When you fall behind on your bills, the end result can be a lot of stress. Many people find it nearly impossible to catch up after even a few months of missed or late payments.
Your creditors will often do just about anything to get what they feel is owed to them, even if they have tacked on hundreds of dollars worth of fines, fees and penalties to your account. The end result can be a lot of stress over a financial situation that you no longer have control over.
One of the most insidious ways in which creditors seek repayment is through obtaining a garnishment of a debtor's wages. Basically, they will serve you with a lawsuit and take you to court.
From there, they will ask the judge to garnish your wages, requiring your employer to withhold some of your weekly income and pay it to them directly.
Obviously, that could be financially devastating for someone on a fixed, tight budget. If you have received a summons for a creditor lawsuit, wage garnishment is likely in your future. Bankruptcy may be the best way to halt those proceedings.
The automatic stay of bankruptcy applies to creditor lawsuits
Regardless of whether you qualify for Chapter 7 bankruptcy or want to file chapter 13 bankruptcy, as soon as you file your initial petition with the courts, you receive what is known as an automatic stay. This stay applies to any and all collection activity. An automatic stay will end collection calls, nasty letters from creditors and pending lawsuits.
Of course, you need to follow through in obtaining your discharge, or the creditors will simply resume harassing you. Thankfully, provided that the account in question qualifies for bankruptcy protections, you won't have to worry about a second lawsuit after your bankruptcy proceedings.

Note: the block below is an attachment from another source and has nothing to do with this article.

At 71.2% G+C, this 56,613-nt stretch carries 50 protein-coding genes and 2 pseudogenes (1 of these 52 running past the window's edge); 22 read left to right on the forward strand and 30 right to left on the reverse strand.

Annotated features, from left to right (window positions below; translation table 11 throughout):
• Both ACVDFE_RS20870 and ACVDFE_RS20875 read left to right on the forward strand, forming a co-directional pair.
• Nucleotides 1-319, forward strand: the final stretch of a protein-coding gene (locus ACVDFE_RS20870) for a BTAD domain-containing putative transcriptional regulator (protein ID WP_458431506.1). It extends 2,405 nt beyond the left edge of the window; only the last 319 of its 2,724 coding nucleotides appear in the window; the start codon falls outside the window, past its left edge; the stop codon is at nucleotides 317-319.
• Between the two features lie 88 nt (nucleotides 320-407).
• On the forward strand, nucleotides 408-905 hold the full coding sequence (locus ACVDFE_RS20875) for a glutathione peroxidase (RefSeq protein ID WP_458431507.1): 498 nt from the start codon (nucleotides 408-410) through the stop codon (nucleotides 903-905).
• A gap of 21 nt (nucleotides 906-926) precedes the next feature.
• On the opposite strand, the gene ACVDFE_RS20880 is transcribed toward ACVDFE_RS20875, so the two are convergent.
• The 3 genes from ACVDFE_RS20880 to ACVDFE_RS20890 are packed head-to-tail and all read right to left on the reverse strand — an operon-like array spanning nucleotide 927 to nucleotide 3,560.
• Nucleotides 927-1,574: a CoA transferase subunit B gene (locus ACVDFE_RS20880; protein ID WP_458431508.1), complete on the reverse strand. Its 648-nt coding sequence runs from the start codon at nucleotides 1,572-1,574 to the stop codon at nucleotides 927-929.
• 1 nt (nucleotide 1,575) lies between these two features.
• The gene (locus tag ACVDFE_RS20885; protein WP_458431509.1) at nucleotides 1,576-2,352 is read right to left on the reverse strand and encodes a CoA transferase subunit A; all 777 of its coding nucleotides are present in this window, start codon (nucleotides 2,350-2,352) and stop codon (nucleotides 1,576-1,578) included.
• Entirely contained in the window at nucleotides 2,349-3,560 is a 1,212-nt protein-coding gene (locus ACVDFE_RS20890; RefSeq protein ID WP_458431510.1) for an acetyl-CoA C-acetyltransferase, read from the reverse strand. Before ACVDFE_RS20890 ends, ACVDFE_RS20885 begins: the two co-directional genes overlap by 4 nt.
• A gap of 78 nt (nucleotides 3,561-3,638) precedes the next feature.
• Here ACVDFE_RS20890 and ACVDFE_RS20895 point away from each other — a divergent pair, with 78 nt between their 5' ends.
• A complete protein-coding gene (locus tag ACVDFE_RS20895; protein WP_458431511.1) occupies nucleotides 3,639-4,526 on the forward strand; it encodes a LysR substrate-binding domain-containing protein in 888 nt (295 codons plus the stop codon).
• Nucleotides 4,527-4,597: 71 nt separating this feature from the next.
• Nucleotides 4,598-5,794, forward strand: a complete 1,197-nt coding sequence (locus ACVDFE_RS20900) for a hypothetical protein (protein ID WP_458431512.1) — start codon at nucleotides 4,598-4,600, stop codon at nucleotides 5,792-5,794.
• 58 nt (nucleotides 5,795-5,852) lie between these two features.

Once the courts discharge your unsecured debts, it becomes illegal for your creditors to attempt to collect on them in the future.
Bankruptcy can also affect current wage garnishments
If the thought of filing bankruptcy makes you nervous and you have already lost a creditor lawsuit that resulted in wage garnishment, never fear. Filing for bankruptcy protection now will still help you.
It can put an end to the garnishment of your paycheck and result in a discharge of the debt. Bankruptcy will remain on your credit report for seven to 10 years, but a garnishment or judgment would be on there for seven years, anyway.
Each situation is unique, but bankruptcy protections are meant to help those who do not have the means to repay their debts. If you have fallen behind and are in danger of a creditor garnishing your wages, it may be time to consider filing.